Lent Post #24: Searching for Freedom: Running as Therapy

My in the spring of sophomore year of high school, I joined the track and field team and began running. Earlier that year, my life became a bit harder – I began to struggle in math, began to struggle to fit in socially, and began to struggle with what I now understand to be a close to 9 month long bout of depression. During this time, my lung function began to decline, my asthma began to get worse, and I began to feel just plain ick. On the surface, I had it all together: I was one of only two sophomores on the varsity field hockey team, a violinist in the pit orchestra, skiing on the varsity ski team and playing in an orchestra in music school. But underneath, I was frustrated, and looking for an outlet. 

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I wasn’t very good at it, but I just began to run. I put on a pair of shoes, went out my front door and began to run. The asthma made it near impossible, but walking turned into jogging, and jogging turned into running. Running became therapy during this time, a time when math was tearing my self-esteem apart, when a math teacher was telling me that my life’s self-worth and future potential was solely tied up in my 10th grade ability to understand geometry and complex equations. And to this day, while I still don’t understand either of those things, pounding the pavement for hours at a time solved the world’s problems. 

 

In college, running became a form of worship. Sunday mornings spent on the Mill River Trail with only the sound of my heavy breathing and the smacking of my trail sneakers against the crackling of crisp New England Fall leaves, and the clacking of river-smoothed stones, the sunrise lighting my way. Uttering soft prayers to God, occasionally singing a familiar hymn, these times were sacred – to my body, and to my soul. These runs were where I prayed and discerned my call to ministry, where I asked for clarity about my future, and when my health began to decline slowly, where I cried to God tears of sorrow, frustration, and sadness. Running was my sanctuary, my solace, and my therapist. My non-anxious, non-judgmental presence, my silent place to connect with God in the midst of the chatter and chaos of college. 

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Running in seminary tapered off for an obvious reason – health made it impossible. I ran a few 5Ks, and a 25K before my heart and lungs called my hours long therapy sessions quits. These sacred moments over, my body initially longed for solitary breaths in the woods, the sounds of creaking trees, of the whistling of the wind, the singing of the birds and the rising and setting of the sun. 

Running is more than just a physical activity, the building of muscles, a surge of endorphins, and just plain good for ya if you can do it physically. It can be a sacred moment – a form of “lectio,” a form of spiritual devotion, a bettering of the self God created, and a private moment between God and the created. Everyone does it differently, and not everyone loves running – I also truly loved cycling, and as I got sicker, cycling became the only form of exercise that I could do, but it could be Yoga, Pilates, swimming, boxing, football, Ultimate Frisbee, basketball. Therapy is therapy, and devotion is devotion, connecting with God prayerfully is one in the same and is just as personal as worship.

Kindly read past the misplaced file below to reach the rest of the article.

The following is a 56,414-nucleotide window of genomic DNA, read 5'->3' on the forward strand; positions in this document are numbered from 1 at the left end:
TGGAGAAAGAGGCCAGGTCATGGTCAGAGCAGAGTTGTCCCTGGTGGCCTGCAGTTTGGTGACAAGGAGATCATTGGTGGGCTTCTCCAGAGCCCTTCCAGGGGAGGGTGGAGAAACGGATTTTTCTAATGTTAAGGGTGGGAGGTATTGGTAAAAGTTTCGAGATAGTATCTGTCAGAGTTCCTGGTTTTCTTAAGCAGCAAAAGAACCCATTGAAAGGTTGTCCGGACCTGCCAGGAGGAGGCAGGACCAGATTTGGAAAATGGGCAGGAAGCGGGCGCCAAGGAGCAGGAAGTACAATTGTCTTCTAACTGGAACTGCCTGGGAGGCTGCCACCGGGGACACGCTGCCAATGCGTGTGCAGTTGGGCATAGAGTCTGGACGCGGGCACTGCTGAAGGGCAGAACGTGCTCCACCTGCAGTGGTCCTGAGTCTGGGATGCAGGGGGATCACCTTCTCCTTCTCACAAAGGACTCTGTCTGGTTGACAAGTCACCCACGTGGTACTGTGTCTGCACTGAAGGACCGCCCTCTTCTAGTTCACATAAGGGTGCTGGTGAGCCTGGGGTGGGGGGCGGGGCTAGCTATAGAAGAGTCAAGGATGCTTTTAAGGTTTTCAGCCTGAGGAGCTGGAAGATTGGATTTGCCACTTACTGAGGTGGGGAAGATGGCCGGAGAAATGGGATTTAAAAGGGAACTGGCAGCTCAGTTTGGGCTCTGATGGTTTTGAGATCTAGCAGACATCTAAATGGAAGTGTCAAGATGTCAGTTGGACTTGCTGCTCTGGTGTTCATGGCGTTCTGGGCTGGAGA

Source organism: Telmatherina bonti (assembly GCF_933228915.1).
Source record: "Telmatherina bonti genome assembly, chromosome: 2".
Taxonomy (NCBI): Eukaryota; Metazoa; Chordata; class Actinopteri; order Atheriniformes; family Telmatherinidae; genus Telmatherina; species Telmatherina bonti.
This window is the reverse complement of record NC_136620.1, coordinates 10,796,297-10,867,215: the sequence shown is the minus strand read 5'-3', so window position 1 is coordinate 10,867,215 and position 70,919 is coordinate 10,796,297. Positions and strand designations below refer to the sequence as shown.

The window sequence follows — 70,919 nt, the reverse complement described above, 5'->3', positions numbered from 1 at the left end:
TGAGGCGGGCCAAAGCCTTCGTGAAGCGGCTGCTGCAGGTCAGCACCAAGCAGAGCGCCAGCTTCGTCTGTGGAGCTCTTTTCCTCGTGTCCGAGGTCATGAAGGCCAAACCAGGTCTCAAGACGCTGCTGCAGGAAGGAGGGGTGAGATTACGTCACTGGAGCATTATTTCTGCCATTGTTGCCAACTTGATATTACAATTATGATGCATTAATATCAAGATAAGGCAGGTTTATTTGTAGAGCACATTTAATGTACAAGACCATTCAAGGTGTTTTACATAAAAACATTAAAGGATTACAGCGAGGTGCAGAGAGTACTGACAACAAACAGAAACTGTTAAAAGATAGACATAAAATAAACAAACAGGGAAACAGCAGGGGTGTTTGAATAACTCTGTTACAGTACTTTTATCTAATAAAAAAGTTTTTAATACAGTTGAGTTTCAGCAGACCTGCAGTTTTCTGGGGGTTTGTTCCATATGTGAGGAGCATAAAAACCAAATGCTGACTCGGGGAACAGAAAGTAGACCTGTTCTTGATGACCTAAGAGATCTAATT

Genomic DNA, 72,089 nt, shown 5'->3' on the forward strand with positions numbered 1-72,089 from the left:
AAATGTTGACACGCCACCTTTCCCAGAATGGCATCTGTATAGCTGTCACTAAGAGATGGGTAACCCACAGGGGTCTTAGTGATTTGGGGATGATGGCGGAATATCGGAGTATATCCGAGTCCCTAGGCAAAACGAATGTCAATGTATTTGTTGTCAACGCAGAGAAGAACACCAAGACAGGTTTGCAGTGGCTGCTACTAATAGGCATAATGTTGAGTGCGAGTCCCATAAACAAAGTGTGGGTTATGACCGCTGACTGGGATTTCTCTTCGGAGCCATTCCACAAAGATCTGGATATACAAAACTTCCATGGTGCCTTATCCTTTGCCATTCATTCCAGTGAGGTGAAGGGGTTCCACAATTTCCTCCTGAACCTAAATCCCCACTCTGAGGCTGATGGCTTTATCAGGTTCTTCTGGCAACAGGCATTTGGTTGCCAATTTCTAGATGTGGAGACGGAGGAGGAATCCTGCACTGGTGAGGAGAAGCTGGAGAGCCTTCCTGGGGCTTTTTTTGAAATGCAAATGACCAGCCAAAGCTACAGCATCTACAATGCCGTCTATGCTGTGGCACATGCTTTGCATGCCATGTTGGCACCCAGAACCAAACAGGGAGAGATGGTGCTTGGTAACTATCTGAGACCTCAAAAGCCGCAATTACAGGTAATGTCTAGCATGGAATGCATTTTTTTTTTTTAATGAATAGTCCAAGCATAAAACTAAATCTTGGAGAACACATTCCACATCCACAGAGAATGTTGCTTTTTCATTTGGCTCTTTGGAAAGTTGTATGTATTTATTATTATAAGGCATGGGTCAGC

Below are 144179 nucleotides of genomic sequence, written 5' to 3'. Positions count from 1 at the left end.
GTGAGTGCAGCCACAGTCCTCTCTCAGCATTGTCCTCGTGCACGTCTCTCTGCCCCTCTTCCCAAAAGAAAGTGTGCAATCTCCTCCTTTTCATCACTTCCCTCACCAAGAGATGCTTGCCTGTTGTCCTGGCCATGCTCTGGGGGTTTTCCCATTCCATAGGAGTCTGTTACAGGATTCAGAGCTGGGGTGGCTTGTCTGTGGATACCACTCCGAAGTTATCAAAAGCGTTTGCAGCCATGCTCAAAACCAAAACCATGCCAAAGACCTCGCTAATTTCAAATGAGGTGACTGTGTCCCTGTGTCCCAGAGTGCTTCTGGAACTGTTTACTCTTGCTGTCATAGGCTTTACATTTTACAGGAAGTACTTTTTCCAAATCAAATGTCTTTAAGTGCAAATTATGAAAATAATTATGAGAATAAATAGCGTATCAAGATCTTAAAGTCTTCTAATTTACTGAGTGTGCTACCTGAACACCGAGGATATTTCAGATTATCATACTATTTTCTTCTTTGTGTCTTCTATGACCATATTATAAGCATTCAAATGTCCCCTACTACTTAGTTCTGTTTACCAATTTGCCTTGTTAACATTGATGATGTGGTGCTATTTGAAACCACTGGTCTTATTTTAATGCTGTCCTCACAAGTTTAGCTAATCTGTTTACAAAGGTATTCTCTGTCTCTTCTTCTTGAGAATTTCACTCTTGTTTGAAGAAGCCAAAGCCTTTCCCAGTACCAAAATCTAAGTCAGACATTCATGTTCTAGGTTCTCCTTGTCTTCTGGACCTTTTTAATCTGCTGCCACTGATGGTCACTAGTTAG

But in the deepest of moments of exercise, in the middle of my run or ride, I felt the Holy Spirit, I felt God near to me, and if I came to the run troubled by a particular thing – a test, a paper, discernment over a job or internship, graduate school application or future movement – things felt just a bit less burdensome. In my run, I could lay down the emotional crosses I had carried along the way. 

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The work is difficult, running itself is not easy. The physical pain hurts: muscles ache, lungs burn, joints hurt, blisters form at rubbing points in my shoes. But the work is far more worth it, as every time I ran, I saw what scripture means when it describes that God created and breathed life into humanity. My runs breathed life into me in times that felt lifeless, that felt frustrating, sad, sorrowful, directionless, and everything in between. I would also run when I felt joyful, to thank God, to ask God for direction, for discernment, and to look for my path. 

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And now, with a path that is so very clear, knowing where I’m going, I am again in a place where running, or at least jogging is a possibility. Roses do not come without thorns, and my rose has not come without many, many thorns. I am finally able to catch a glimpse of being able to have my sacred sunrise gatherings with God on the river paths again, my footsteps echoing against the crackling leaves, my heavy breaths being filled by the cool spring air. I have reached what is defined as a decent enough point in my recovery that I can try jogging, so long as I monitor my symptoms and heart rate, which considering how far I’ve come in the last 14 months, seems like an answer to tear-stained prayers. I know that I’m lucky, and that this blessing could easily go away just as easily as it has come. But for now, I will enjoy my jaunts in the woods with God, and my prayers will be tear-filled words of joy and praise that my maker has walked thus far with me, and has made my path leaf- and stone-covered, rather than one paved with silver and gold. 

Thanks be to God. 

 

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